Climate change: UK government to commit to 2050 target
Greenhouse gas emissions in the UK will be cut to almost zero by 2050, under the terms of a new government plan to tackle climate change.
Prime Minister Theresa May said there was a “moral duty to leave this world in a better condition than what we inherited”.
Cutting emissions would benefit public health and cut NHS costs, she said.
Britain is the first major nation to propose this target – and it has been widely praised by green groups.
But some say the phase-out is too late to protect the climate, and others fear that the task is impossible.
The UK already has a 2050 target – to reduce emissions by 80%. That was agreed by MPs under the Climate Change Act in 2008, but will now be amended to the new, much tougher, goal.
The actual terminology used by the government is “net zero” greenhouse gases by 2050.
That means emissions from homes, transport, farming and industry will have to be avoided completely or – in the most difficult examples – offset by planting trees or sucking CO2 out of the atmosphere.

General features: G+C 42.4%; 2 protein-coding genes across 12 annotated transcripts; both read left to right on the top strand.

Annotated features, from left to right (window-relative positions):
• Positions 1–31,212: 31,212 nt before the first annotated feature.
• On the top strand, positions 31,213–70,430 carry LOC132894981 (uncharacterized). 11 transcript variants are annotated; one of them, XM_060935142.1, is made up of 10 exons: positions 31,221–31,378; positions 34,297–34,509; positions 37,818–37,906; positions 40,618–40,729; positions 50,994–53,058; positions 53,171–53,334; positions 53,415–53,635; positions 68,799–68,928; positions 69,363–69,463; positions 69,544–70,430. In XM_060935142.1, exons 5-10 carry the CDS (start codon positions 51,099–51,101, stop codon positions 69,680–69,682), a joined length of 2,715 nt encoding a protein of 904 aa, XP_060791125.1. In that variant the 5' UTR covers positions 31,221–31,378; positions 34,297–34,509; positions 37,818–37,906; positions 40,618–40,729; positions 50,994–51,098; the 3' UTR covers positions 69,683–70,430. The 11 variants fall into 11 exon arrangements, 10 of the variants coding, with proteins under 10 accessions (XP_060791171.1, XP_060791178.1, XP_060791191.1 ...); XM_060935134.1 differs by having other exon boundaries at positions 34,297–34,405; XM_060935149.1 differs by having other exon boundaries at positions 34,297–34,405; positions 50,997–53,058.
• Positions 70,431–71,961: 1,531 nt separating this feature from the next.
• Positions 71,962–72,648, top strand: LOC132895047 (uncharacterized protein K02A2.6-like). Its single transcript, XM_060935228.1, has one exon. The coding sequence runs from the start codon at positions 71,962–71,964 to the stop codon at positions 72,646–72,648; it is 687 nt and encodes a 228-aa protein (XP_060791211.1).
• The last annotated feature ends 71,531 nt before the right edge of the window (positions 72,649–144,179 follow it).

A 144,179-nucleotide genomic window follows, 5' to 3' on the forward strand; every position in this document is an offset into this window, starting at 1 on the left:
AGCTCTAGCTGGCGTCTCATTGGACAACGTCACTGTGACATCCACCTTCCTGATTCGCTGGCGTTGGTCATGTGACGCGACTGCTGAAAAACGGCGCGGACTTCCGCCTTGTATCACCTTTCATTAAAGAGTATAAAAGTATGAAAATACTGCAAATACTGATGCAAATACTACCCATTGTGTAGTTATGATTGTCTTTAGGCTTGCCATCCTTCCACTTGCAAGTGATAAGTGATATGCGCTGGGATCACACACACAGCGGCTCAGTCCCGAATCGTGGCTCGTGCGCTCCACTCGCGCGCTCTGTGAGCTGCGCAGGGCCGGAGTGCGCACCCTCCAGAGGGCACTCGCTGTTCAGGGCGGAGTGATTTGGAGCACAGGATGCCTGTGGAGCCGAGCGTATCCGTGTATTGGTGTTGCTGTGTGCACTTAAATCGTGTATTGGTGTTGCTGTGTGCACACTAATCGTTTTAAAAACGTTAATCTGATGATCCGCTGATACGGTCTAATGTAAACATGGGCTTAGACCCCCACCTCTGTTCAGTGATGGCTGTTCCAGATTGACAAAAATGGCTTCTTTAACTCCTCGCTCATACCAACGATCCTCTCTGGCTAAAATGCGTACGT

The government’s advisory Committee on Climate Change recommended the “net zero” target in May.
Its report said if other countries followed the UK, there was a 50-50 chance of staying below the recommended 1.5C temperature rise by 2100.
A 1.5C rise is considered the threshold for dangerous climate change
Laurence Tubiana, an architect of the crucial Paris climate agreement, told the BBC: “This is a historic commitment that will reverberate right around the world.
“All eyes will now turn on the rest of the EU to match this pledge.”
Theresa May said the UK led the world to wealth through fossil fuels in the industrial revolution, so it was appropriate for Britain to lead in the opposite direction.
“We have made huge progress in growing our economy and the jobs market while slashing emissions,” she said. Read more